How to Configure Challenge Handshake Authentication Protocol (CHAP)

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Challenge Handshake Authentication Protocol (CHAP) periodically checks the character of the far off hub utilizing a three-way handshake. The hostname on one switch must match the username the other switch has designed. The passwords should likewise coordinate. The password value is variable and changes unpredictably while the link exists.

When the PPP link establishment phase is complete, the local router sends a challenge message to the remote node containing Challenge Handshake Authentication Protocol (CHAP) user name and a hash value that is based on the Challenge Handshake Authentication Protocol (CHAP)Password. 

The remote router compares the local routers username and password in its local database and calculates hash value with the value sent from local router. The remote node then responds with a calculated value using a one way hash function, usually with Message Digest 5 (MD5) based on the password and challenge message. The figure1 illustrates the CHAP 3 way handshake.

The local router checks the reaction against its own calculation of the likely hash value. In case of value match, the initiating node acknowledges the authentication; otherwise, the initiating node immediately terminates the connection.

Challenge Handshake Authentication Protocol (CHAP)

Challenge Handshake Authentication Protocol (CHAP) provides better protection then PAP because it protects devices from playback attacks using a variable challenge value that is unique and unpredictable. The challenge and resulted hash value are unique and random. The use of repetitive challenges limits the time of vulnerability to any single attack. The local router or a third-party authentication server is in control of the frequency and timing of the challenges.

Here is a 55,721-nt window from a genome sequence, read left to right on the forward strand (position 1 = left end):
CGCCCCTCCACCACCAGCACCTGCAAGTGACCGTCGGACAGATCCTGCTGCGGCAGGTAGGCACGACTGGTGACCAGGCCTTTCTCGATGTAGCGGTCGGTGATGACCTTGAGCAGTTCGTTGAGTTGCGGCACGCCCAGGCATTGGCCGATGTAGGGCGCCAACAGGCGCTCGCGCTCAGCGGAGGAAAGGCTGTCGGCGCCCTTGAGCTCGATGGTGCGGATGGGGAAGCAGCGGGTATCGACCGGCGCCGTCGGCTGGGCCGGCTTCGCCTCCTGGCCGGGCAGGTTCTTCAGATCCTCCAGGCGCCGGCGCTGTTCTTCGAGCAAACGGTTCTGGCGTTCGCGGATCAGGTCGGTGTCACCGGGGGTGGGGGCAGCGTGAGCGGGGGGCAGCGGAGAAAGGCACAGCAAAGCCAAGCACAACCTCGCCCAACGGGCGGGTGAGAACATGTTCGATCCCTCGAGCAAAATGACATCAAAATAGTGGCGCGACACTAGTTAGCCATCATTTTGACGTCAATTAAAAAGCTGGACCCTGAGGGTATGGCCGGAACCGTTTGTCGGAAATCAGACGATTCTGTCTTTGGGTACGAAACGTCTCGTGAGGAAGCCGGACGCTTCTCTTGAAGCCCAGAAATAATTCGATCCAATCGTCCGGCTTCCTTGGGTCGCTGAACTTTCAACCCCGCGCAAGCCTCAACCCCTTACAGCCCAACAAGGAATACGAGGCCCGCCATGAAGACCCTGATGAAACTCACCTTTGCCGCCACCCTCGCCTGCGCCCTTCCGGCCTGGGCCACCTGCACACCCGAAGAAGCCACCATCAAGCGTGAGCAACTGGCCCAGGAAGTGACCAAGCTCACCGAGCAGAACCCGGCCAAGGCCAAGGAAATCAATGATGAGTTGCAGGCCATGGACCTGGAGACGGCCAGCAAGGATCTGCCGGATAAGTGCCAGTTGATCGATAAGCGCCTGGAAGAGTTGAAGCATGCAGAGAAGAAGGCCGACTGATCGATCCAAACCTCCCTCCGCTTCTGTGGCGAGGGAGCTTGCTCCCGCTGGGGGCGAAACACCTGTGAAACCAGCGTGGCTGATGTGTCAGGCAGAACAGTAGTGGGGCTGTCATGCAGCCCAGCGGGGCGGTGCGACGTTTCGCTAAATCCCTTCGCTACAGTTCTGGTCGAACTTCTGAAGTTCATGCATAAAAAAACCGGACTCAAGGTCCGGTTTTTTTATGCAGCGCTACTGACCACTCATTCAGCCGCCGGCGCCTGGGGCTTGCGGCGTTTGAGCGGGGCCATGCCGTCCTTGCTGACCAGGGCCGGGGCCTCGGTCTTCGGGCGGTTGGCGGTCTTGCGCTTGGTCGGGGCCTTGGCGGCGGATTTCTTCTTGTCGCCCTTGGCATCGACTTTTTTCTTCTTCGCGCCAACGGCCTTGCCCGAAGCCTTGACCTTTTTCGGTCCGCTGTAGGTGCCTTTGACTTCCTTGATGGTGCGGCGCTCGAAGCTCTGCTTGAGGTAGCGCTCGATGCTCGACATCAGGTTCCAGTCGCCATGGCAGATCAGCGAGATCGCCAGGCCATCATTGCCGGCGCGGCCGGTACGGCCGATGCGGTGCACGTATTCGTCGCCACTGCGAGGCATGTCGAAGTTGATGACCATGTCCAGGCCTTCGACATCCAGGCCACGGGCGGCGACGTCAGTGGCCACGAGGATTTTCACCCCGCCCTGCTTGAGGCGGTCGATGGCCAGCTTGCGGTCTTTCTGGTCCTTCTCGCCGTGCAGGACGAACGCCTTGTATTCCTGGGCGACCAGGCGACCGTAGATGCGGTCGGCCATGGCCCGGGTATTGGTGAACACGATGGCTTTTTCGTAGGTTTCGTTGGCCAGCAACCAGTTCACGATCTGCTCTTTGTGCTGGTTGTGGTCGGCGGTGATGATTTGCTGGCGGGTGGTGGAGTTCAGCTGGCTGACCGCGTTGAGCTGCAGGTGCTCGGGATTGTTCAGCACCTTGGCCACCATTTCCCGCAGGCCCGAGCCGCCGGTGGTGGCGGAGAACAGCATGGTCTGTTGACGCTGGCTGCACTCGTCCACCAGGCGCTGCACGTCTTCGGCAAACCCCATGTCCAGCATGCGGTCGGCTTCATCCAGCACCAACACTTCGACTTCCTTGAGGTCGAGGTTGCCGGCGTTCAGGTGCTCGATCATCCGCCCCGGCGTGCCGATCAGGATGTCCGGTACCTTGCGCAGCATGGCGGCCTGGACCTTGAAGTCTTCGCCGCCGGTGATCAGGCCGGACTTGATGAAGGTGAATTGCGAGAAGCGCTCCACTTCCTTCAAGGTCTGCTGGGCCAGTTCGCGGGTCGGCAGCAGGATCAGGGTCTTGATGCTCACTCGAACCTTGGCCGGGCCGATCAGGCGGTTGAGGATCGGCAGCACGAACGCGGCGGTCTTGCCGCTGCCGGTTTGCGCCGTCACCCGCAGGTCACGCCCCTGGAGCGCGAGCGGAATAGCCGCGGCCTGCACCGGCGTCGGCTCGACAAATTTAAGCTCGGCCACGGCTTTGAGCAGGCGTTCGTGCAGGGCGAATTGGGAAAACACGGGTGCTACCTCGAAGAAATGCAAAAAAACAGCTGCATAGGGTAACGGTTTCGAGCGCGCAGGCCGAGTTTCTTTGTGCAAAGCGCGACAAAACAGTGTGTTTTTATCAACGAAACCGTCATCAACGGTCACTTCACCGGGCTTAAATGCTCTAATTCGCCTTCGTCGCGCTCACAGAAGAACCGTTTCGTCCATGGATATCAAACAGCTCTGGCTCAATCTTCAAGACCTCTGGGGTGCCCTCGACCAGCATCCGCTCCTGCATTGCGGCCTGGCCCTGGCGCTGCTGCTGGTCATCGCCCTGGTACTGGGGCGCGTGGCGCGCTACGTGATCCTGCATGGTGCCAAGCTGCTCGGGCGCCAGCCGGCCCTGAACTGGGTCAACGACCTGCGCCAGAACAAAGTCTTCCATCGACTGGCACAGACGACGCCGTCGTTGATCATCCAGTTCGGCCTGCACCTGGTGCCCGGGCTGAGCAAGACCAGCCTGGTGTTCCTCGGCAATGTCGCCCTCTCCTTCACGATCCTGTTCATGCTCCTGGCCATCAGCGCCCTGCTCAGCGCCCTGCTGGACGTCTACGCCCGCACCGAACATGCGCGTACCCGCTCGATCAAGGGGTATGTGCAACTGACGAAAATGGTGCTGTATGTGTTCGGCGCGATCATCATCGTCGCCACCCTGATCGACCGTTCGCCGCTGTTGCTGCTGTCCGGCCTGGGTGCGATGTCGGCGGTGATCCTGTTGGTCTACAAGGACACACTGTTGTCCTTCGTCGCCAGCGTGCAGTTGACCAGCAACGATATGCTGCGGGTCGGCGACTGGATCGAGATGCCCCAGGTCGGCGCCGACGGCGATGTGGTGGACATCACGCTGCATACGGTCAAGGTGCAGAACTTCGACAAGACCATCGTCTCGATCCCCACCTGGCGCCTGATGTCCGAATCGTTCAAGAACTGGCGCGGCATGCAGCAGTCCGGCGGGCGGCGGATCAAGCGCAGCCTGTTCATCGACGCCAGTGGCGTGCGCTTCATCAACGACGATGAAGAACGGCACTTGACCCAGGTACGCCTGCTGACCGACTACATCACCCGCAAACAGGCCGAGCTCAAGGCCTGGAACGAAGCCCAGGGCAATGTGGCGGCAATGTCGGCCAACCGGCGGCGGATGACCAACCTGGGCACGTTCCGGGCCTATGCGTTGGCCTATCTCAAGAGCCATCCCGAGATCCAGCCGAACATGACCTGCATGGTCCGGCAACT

Challenge Handshake Authentication Protocol (CHAP) Configuration

We have learnt in the previous section that CHAP periodically identifies the remote node using a three-way handshake. The hostname on one router should match the username the other router has configured. The passwords also required to match. This occurs on initial link establishment and can be repeated any time after the link has been established.  The commands for configuring CHAP on R1 are the following:

How to Configure Challenge Handshake Authentication Protocol (CHAP) 4

Router R-1 (Local)

Router>enable

Router#config terminal

Enter configuration commands, one per line. End with CNTL/Z.

Router(config)#hostname R1

R1(config)#username R2 password Cisco

R1(config)# interface serial0/0/0

R1(config-if)#no shut

R1(config-if)# ip address 192.168.10.1 255.255.255.252

R1(config-if)# ipv6 address 2001:AD01:BD00::1/64

R1(config-if)# clock rate 64000

R1(config-if)#encapsulation PPP

R1(config-if)#ppp authentication chap

R1(config-if)#exit

Router R-2 (Remote)

Router>enable

Router#config terminal

Enter configuration commands, one per line. End with CNTL/Z.

Router(config)#hostname R2

R2(config)#username R2 password ccna12345

R2(config)# interface serial0/0/0

R2(config-if)#no shut

R2(config-if)# ip address 192.168.10.2 255.255.255.252

R2(config-if)# ipv6 address 2001:AD01:BD00::2/64

R2(config-if)# clock rate 64000

R2(config-if)#encapsulation PPP

R2(config-if)#ppp authentication chap

R2(config-if)#exit

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